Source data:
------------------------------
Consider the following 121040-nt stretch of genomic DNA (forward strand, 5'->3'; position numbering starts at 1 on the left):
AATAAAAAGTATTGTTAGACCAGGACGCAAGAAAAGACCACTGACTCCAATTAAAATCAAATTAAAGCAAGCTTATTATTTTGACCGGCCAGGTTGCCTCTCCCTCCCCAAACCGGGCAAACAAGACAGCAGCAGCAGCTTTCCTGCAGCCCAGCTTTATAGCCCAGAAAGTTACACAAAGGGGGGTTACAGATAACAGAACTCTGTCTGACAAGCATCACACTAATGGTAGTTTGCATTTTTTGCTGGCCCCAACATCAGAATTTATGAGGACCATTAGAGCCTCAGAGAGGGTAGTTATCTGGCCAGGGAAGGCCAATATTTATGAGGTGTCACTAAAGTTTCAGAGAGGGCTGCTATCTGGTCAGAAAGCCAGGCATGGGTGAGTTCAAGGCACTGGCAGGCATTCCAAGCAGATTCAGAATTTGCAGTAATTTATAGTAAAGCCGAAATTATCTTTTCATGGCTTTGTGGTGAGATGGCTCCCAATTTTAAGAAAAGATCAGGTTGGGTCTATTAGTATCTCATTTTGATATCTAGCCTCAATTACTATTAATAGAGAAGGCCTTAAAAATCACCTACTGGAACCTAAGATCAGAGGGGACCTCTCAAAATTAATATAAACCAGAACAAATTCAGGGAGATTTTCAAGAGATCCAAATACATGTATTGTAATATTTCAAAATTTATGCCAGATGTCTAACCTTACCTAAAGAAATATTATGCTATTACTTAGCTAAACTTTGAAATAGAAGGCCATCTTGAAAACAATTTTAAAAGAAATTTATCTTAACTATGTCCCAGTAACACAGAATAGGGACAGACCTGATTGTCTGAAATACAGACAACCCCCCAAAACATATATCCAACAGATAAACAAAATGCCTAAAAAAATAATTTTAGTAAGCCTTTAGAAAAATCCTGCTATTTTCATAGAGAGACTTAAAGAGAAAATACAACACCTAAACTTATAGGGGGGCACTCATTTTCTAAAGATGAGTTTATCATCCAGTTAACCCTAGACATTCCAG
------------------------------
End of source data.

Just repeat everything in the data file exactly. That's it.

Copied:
Consider the following 121040-nt stretch of genomic DNA (forward strand, 5'->3'; position numbering starts at 1 on the left):
AATAAAAAGTATTGTTAGACCAGGACGCAAGAAAAGACCACTGACTCCAATTAAAATCAAATTAAAGCAAGCTTATTATTTTGACCGGCCAGGTTGCCTCTCCCTCCCCAAACCGGGCAAACAAGACAGCAGCAGCAGCTTTCCTGCAGCCCAGCTTTATAGCCCAGAAAGTTACACAAAGGGGGGTTACAGATAACAGAACTCTGTCTGACAAGCATCACACTAATGGTAGTTTGCATTTTTTGCTGGCCCCAACATCAGAATTTATGAGGACCATTAGAGCCTCAGAGAGGGTAGTTATCTGGCCAGGGAAGGCCAATATTTATGAGGTGTCACTAAAGTTTCAGAGAGGGCTGCTATCTGGTCAGAAAGCCAGGCATGGGTGAGTTCAAGGCACTGGCAGGCATTCCAAGCAGATTCAGAATTTGCAGTAATTTATAGTAAAGCCGAAATTATCTTTTCATGGCTTTGTGGTGAGATGGCTCCCAATTTTAAGAAAAGATCAGGTTGGGTCTATTAGTATCTCATTTTGATATCTAGCCTCAATTACTATTAATAGAGAAGGCCTTAAAAATCACCTACTGGAACCTAAGATCAGAGGGGACCTCTCAAAATTAATATAAACCAGAACAAATTCAGGGAGATTTTCAAGAGATCCAAATACATGTATTGTAATATTTCAAAATTTATGCCAGATGTCTAACCTTACCTAAAGAAATATTATGCTATTACTTAGCTAAACTTTGAAATAGAAGGCCATCTTGAAAACAATTTTAAAAGAAATTTATCTTAACTATGTCCCAGTAACACAGAATAGGGACAGACCTGATTGTCTGAAATACAGACAACCCCCCAAAACATATATCCAACAGATAAACAAAATGCCTAAAAAAATAATTTTAGTAAGCCTTTAGAAAAATCCTGCTATTTTCATAGAGAGACTTAAAGAGAAAATACAACACCTAAACTTATAGGGGGGCACTCATTTTCTAAAGATGAGTTTATCATCCAGTTAACCCTAGACATTCCAG